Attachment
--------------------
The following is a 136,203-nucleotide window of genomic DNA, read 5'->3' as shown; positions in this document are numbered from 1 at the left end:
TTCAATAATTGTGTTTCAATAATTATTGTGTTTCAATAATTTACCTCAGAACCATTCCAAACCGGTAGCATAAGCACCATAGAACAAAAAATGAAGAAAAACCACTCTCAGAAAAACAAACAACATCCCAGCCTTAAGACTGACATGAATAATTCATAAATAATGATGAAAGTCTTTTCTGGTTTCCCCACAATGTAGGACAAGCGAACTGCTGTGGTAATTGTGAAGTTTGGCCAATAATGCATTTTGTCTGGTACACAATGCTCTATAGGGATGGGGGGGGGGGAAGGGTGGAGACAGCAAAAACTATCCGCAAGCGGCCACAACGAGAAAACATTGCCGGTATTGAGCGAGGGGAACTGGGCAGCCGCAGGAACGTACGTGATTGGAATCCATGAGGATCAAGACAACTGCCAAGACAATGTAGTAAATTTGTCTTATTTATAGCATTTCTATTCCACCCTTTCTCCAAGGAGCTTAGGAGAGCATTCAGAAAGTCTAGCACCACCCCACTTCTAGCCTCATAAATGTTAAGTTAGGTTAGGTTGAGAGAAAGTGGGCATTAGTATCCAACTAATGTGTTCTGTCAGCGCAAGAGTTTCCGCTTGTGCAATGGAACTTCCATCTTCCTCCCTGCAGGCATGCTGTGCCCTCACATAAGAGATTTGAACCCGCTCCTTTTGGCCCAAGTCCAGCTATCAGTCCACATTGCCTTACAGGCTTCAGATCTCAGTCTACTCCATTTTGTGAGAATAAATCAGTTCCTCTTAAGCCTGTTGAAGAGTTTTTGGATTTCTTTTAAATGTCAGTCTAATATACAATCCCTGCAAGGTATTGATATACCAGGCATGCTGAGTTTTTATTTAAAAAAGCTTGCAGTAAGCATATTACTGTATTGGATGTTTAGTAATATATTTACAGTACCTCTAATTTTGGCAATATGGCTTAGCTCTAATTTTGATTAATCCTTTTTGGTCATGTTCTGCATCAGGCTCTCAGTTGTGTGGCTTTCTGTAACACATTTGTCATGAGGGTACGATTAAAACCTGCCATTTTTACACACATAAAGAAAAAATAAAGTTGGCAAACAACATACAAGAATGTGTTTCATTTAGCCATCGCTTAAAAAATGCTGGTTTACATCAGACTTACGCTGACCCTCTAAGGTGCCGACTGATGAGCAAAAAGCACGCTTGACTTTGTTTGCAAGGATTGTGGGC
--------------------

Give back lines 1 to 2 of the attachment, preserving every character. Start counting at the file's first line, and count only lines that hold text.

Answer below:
The following is a 136,203-nucleotide window of genomic DNA, read 5'->3' as shown; positions in this document are numbered from 1 at the left end:
TTCAATAATTGTGTTTCAATAATTATTGTGTTTCAATAATTTACCTCAGAACCATTCCAAACCGGTAGCATAAGCACCATAGAACAAAAAATGAAGAAAAACCACTCTCAGAAAAACAAACAACATCCCAGCCTTAAGACTGACATGAATAATTCATAAATAATGATGAAAGTCTTTTCTGGTTTCCCCACAATGTAGGACAAGCGAACTGCTGTGGTAATTGTGAAGTTTGGCCAATAATGCATTTTGTCTGGTACACAATGCTCTATAGGGATGGGGGGGGGGGAAGGGTGGAGACAGCAAAAACTATCCGCAAGCGGCCACAACGAGAAAACATTGCCGGTATTGAGCGAGGGGAACTGGGCAGCCGCAGGAACGTACGTGATTGGAATCCATGAGGATCAAGACAACTGCCAAGACAATGTAGTAAATTTGTCTTATTTATAGCATTTCTATTCCACCCTTTCTCCAAGGAGCTTAGGAGAGCATTCAGAAAGTCTAGCACCACCCCACTTCTAGCCTCATAAATGTTAAGTTAGGTTAGGTTGAGAGAAAGTGGGCATTAGTATCCAACTAATGTGTTCTGTCAGCGCAAGAGTTTCCGCTTGTGCAATGGAACTTCCATCTTCCTCCCTGCAGGCATGCTGTGCCCTCACATAAGAGATTTGAACCCGCTCCTTTTGGCCCAAGTCCAGCTATCAGTCCACATTGCCTTACAGGCTTCAGATCTCAGTCTACTCCATTTTGTGAGAATAAATCAGTTCCTCTTAAGCCTGTTGAAGAGTTTTTGGATTTCTTTTAAATGTCAGTCTAATATACAATCCCTGCAAGGTATTGATATACCAGGCATGCTGAGTTTTTATTTAAAAAAGCTTGCAGTAAGCATATTACTGTATTGGATGTTTAGTAATATATTTACAGTACCTCTAATTTTGGCAATATGGCTTAGCTCTAATTTTGATTAATCCTTTTTGGTCATGTTCTGCATCAGGCTCTCAGTTGTGTGGCTTTCTGTAACACATTTGTCATGAGGGTACGATTAAAACCTGCCATTTTTACACACATAAAGAAAAAATAAAGTTGGCAAACAACATACAAGAATGTGTTTCATTTAGCCATCGCTTAAAAAATGCTGGTTTACATCAGACTTACGCTGACCCTCTAAGGTGCCGACTGATGAGCAAAAAGCACGCTTGACTTTGTTTGCAAGGATTGTGGGC